KUOW NPR

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A collection of lectures from respected academics, writers, public radio personalities and activists.

For five months, Timothy Pachirat worked undercover in a slaughterhouse in Omaha, Nebraska. This was a place where 2,500 cattle were killed each day, or one every 12 seconds. Pachirat intended to do research about violence and animals, but he wound up getting promoted: from liver hanger to cattle driver …
In her new book "Drift: The Unmooring of American Military Power," Rachel Maddow argues that the United States has become a country strangely at peace with the concept of perpetual war. Maddow explores the root of this by ruminating on conflicts from Vietnam to today's war in Afghanistan. Maddow spoke …
Van Jones spent six months in the White House as the green jobs advisor for President Barack Obama. During that time, he helped oversee $80 billion in green energy recovery spending. Jones describes his time in Washington, D.C., as the best six months of his life — followed by the …
Mattilda Bernstein Sycamore is worried that mainstream gay culture has become too focused on consumerism, marked by designer products like jeans or vodka. Sycamore is the editor of a new anthology called "Why Are Faggots So Afraid of Faggots?: Flaming Challenges To Masculinity, Objectification And The Desire To Conform." The …
Journalist Gayle Tzemach Lemmon traveled to Afghanistan in 2005 to report a story on female entrepreneurship. When she met her "fixer" — someone who engineers interviews in foreign countries — at the airport, he told her: "I don't know why you're going to stay here for a couple of weeks. …
Akash Kapur was born in India, but he was educated in the United States. In 2003, he left New York City and returned to live in his birth country. He was surprised by India's modernization and rapid economic growth, and he interviewed a variety of people from cities to the …
Over the past decade in the United States, there has been a purported rise of people who consider themselves spiritual but not religious. However, according to Diana Butler Bass, that percentage of Americans has actually remained static since the year 2000. The real story, Bass says, is the increasing number …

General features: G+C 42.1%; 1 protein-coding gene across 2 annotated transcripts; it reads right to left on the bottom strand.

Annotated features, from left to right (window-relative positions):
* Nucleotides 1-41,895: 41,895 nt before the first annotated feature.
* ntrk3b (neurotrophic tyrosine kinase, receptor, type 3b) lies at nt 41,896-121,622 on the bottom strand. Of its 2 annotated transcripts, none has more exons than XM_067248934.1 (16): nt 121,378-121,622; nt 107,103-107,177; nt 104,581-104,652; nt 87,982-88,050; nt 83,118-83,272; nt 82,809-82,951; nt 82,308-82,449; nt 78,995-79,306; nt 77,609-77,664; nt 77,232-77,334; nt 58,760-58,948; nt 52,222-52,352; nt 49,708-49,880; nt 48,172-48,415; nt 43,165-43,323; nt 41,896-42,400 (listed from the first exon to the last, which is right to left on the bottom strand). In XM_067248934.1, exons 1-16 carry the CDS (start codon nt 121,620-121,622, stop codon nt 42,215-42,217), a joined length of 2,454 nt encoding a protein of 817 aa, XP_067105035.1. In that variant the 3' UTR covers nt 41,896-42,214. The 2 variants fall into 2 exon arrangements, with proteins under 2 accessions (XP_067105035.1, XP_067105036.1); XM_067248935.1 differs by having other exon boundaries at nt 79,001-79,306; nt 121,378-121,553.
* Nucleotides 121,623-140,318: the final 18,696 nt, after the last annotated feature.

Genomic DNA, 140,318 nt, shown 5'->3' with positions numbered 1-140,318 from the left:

Though it was once the norm to get hitched right out of high school, marriage rates have declined throughout American society. This development is the most pronounced among African–Americans, and black women are more than three times as likely as white women never to marry. When black women do marry, …
The three major religions of the world are Christianity, Islam and Judaism. For this special best–of edition of Speakers' Forum, we hear unique perspectives on all three. In Jonathan Goldstein's telling of the Adam and Eve story, Eve describes Adam as a nimrod. She also laments about God: He's great …
What does it mean to be a feminist? And how have women's movements changed throughout the past half century? In this special best–of edition of Speakers' Forum, we look at feminism and female identity from three unique perspectives. First, we hear from Gloria Steinem, whose name has become synonymous with …
French kids don't throw their food. They don't throw tantrums in the supermarket or in the park. And their parents seemed a lot happier than their American counterparts. This was what journalist Pamela Druckerman observed when she moved to France in 2003. She has since raised a daughter and twin …
If there's one tradition that's never faded away in our history as people on this earth, it's storytelling. StoryCorps is a massive oral history project whose mission is to record, preserve and share the stories of Americans from all background and beliefs. It was founded in 2003 by radio documentary …
Pink is no longer just a color for young girls — it's a lifestyle. It celebrates girlhood, but more alarmingly, it fuses girlhood to an obsession with appearance, argues Peggy Orenstein. Orenstein, an author and the mother of a young girl, was shocked by today's "princess culture" that forces girls …
Kurt Timmermeister's farm began as a hobby, something he would do on the side while he ran large restaurants in Seattle for nearly two decades. In 1991, he moved to Vashon Island and bought four acres of land, much of it occupied by overgrown blackberry bushes and littered with rusted …
Amy Tan's mother wanted her to become a doctor and a concert pianist. Instead, Tan chose to write fiction, a career that was out of line with her Chinese immigrant parents' expectations. Tan's novels include "The Joy Luck Club," "The Bonesetter's Daughter" and "Saving Fish From Drowning," all of which …
What types of anti–capitalist narratives are hidden in Pixar films? Judith "Jack" Halberstam explores this and other notions of success and failure in her book "The Queer Art Of Failure," which dissects the role of winners and losers in capitalism and in the queer community, and how there is a …
Scientist Gary Marcus was never musical as a child. In the fourth grade, he stumbled through "Mary Had A Little Lamb" on the recorder, failing to understand that different notes had different durations. But at age 40, after being bested too many times by the video game "Guitar Hero," Marcus …
The Patient Protection and Affordable Care Act was passed by President Obama last year, and polls still show most Americans are against health care reform — though many don't understand how it works or what's at stake. This worried economics professor Jonathan Gruber, who consulted with both the Obama and …